Take comfort in knowing that the Lord isn’t counting minutes. If you desire more time in His Word, He knows. If you want to pray more, He knows. In Mark 12, Jesus was at the temple with the disciples. They watched many individuals put money into the treasury, including large sums from extremely wealthy people. Then, they observed a poor widow place two small coins in the treasury. Jesus tells the disciples that she gave more than the rich. (Mark 12:41-44)
In a time and place where widows had no ability to earn an income, she offered to God what little she had. In contrast, the wealthy had an abundance to give and—unlike the widow—did not give in a way that might have incapacitated them. A similar comparison could be drawn to our time. Do the many demands on your life allow only a small amount of margin each day? If you devote that “free time” to the Lord, He sees your heart and will honor your time deeply.
Even if it doesn’t feel like much to us, God cherishes what we bring to Him, because He delights in having a relationship with us. Do what you can. And when you’re able, do a little more. What we’re after is experiencing the level of connection that’s possible in our life, along with the hope of growing in our capacity over time.
Think about the relationships you have with family and dear friends. Closeness, trust, and love aren’t usually built with occasional grand gestures. Instead, we move toward one another in the small everyday rhythms of doing life together. It’s in establishing and counting on these rhythms that the world feels safe and known.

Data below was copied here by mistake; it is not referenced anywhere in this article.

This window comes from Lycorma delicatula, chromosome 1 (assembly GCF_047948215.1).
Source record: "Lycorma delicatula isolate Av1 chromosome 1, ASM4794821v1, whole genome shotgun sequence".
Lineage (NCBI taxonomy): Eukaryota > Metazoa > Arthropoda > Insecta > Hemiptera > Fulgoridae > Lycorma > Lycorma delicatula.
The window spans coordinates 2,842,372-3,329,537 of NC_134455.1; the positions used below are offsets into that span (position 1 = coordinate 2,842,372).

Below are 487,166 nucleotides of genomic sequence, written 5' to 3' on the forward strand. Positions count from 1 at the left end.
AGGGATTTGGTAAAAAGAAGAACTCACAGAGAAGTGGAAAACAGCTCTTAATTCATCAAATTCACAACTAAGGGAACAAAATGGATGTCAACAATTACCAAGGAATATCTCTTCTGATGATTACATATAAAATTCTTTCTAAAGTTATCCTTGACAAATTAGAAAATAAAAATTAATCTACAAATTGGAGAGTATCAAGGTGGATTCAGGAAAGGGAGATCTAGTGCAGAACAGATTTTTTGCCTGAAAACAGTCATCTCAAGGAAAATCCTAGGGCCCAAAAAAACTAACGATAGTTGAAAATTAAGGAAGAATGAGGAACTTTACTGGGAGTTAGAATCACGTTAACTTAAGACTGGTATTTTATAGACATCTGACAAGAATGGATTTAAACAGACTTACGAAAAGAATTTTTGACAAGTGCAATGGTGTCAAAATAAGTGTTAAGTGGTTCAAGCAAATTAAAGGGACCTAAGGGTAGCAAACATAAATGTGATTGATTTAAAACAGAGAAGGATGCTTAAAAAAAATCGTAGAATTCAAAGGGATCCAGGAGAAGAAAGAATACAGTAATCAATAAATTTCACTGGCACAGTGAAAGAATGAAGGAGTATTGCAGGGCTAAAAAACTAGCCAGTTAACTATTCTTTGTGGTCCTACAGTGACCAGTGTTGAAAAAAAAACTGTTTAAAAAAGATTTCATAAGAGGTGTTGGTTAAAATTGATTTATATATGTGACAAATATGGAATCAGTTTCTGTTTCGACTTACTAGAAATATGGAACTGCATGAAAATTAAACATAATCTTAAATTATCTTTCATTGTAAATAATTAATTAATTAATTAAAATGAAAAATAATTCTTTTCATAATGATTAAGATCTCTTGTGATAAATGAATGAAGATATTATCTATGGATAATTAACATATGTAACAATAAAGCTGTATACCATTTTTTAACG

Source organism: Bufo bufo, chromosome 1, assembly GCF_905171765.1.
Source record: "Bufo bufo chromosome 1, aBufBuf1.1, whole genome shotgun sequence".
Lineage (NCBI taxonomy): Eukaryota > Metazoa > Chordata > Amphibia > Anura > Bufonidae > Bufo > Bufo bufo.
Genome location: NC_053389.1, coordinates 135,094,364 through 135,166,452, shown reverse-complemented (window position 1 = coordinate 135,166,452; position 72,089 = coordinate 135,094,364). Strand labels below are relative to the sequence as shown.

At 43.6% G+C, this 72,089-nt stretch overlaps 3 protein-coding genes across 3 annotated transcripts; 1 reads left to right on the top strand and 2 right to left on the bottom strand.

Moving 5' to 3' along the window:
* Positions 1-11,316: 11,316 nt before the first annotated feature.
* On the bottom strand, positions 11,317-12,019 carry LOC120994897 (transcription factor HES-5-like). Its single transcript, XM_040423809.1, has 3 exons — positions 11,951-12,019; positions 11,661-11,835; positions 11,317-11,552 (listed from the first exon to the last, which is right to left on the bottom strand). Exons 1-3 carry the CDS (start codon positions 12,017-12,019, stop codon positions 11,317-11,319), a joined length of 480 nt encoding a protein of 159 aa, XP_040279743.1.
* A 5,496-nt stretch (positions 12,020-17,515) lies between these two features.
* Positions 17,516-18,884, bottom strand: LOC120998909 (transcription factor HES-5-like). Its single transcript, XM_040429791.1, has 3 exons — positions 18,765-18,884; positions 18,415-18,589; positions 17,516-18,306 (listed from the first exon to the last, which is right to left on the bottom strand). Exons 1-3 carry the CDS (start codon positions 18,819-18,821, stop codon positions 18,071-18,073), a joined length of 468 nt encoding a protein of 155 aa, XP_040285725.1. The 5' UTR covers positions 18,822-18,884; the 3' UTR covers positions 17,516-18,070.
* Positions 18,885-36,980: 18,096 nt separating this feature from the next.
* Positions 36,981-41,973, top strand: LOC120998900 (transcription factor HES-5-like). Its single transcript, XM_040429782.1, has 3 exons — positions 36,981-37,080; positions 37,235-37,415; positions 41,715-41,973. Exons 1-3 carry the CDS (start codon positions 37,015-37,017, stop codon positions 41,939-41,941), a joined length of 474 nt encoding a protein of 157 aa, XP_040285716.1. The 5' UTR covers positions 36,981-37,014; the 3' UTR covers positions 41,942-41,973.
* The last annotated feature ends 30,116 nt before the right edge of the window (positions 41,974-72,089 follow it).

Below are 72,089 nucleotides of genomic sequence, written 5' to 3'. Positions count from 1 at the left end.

So it is with our heavenly Father. He doesn’t need us to have infrequent but long, uninterrupted times of prayer and worship. He just wants us to keep showing up with what we have to offer each day.
Get Creative with Your Time
If your life feels too busy to get quiet time in “all at once,” get creative. Explore how you can set up your activities in such a way that you encounter God throughout the day, and ask Him to help you make the most of those moments.
Think about the habits you feel are already consistent parts of your everyday rhythm. What makes them successful? Can you add a moment with the Lord to one of your existing routines?
Many experts on habit formation emphasize the value of practicing what’s called “habit stacking.” This involves identifying something you’re already doing consistently (such as brushing your teeth) and augmenting it by adding something you’re trying to do more consistently (such as reading Scripture or praying for a loved one).
As you’re starting out, try one of these:
Designate a place for your Bible, devotional, or journal next to your coffee maker or tea kettle. While your coffee or tea is brewing, take a few minutes to read and reflect.
If you’re trying to memorize a certain verse or want to pray for a specific person, write down the scripture or name and tape it to your mirror or the dashboard of your car. You can even add it to your phone background. Then, whenever you see your note, briefly read the verse or pray, and thank God for the opportunity.